the Andrew Bailey

Half-Life 2

I wasn't a properly initiated hard-core gamer back when Half-Life 2 came out. My only connection to the series was "oh, that one weird box on the store shelf." After going to that one college, I realized that I needed a radical change in how I evaluated choices. I couldn't be a dumb kid that coasted through life on whatever life gave me. I started by disregarding my friend's advice that Half-Life 2 was a bad game, or at least so much that I avoided it, so I bought it and started playing.

Screenshot of Half-Life 2, showing clones three headcrab zombies wandering into a trap.

I discovered a well made, if not brilliant, game. That tends to happen when you test and re-test your games to a fault. Half-Life 2 is a game that resides near the top of the best games of all time lists, but I'm not sure if it's warranted. I'm not one of those Millennials that grew up with it and Ocarina of Time, so any nostalgia or sentimentality is lost on me.

The story continues with Gordon Freeman, theoretical physicist, moonlighting as a freelance cosmic spy. The current mission is fighting an oppressive alien occupation. You fight through alien-infested streets to meet some of your physicist buddies, spring them out of jail when they get caught, then take it to the man. There's one level, Ravenholm, that scares many players, but I always thought was mild. These people haven't been to abandoned underground lab to grab paper.

Combat involves taking down human Combine soldiers, headcrabs, headcrab zombies, and antlions. Unlike the original Half-Life, the vortigaunt aliens are on your side, as are human resistance members. I'm certain that the game throttles the number of enemies around you. There were several times when I kept killing a dozen or so in the same spot, and they kept trickling in. I wondered if I was going to run out of ammo killing them.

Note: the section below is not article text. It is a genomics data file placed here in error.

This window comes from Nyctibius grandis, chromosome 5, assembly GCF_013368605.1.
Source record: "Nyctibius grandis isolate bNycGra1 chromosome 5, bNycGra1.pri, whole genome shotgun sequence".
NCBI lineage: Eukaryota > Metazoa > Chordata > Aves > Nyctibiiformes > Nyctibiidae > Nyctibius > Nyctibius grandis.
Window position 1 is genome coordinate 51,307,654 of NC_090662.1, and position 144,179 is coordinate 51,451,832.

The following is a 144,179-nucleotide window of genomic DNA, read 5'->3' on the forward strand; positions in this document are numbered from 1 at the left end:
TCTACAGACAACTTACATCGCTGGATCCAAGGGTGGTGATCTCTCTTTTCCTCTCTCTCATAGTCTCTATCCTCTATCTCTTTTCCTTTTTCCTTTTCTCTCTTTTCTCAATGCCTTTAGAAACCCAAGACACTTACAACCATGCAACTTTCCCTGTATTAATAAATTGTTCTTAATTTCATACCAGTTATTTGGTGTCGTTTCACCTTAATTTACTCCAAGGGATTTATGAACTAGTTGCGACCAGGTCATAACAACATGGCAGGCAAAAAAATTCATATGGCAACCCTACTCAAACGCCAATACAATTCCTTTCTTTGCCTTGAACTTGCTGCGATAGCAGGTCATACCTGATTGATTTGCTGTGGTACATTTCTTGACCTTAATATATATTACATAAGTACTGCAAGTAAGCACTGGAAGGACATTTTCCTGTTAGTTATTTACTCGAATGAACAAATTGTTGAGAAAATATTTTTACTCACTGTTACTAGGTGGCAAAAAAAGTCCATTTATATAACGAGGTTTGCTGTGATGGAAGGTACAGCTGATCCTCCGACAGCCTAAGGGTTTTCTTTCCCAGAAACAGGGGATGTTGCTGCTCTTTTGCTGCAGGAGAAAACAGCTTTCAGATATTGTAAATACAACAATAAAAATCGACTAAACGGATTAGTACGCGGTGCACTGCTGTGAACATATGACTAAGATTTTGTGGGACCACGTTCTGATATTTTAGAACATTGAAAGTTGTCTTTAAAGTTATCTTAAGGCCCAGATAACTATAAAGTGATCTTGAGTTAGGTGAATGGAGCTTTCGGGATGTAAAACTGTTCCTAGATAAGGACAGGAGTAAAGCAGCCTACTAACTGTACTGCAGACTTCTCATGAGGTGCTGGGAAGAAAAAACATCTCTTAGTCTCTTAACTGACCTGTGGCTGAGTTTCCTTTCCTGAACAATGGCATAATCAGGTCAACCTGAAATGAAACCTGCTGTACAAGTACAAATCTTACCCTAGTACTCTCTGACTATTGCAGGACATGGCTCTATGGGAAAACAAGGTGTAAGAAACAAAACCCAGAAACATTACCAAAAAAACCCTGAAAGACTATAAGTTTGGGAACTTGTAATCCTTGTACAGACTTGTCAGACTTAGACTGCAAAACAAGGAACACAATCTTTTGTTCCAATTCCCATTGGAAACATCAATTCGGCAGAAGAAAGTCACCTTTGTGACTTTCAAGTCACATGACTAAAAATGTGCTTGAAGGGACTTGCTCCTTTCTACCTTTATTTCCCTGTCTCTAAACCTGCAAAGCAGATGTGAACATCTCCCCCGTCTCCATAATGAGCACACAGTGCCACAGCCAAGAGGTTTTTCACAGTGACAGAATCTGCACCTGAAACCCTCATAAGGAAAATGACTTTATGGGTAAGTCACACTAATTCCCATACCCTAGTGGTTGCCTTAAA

Gordon's iconic weapon is a crowbar, but the star of the show is the gravity gun. This lets you grab debris around the level and fling it at your enemies! When you're not doing that, you use it to lay heavy things on a beam to seesaw your way up a ledge.

Unlike more conventional shooters, you carry around every weapon all the time. This makes it cumbersome to select guns, especially when grenades and the melee weapon are in the list. Even its contemporary shooters like FarCry, F.E.A.R., and Halo 2 limit the number of guns you carry, and I think that's a better model.

I admire the design that never takes the view away from the player. There's never a point where you see something not from Gordon's eyes. When you walk into a long, narrow space like a hallway or tunnel, it's probably a level transition or loading area. Valve has a tendency to overuse other level gimmicks, like seesaws. In the first game, there is a level where you shoot railroad switches, and another where you navigate a warehouse full of laser tripbeams. On every beach in Half-Life 2, you can't walk on sand without getting swarmed by man-sized bugs, so you need to move (and walk on) pieces of debris to avoid the sand.

At LAN parties, when we got bored slaughtering bots, and tired of wondering why the Far Cry dedicated server wasn't showing up, we played Half-Life 2: Deathmatch. It was far easier to work with, and my friends still had plenty of fun. Or did until we discovered that the magnum revolver is extremely accurate and packs a one-shot-kill. I can't decide which was worse: getting killed by the magnum, or an airborn toilet.

Even today, Half-Life 2 is a good game. Because Gabe Newell said that episodic gaming will take us to the promised land, Half-Life 2 has two small episodes. I possess and have played those, and maybe I'll cover them in another article. I can understand the anxiety about episode 3, but I'm just not invested enough.

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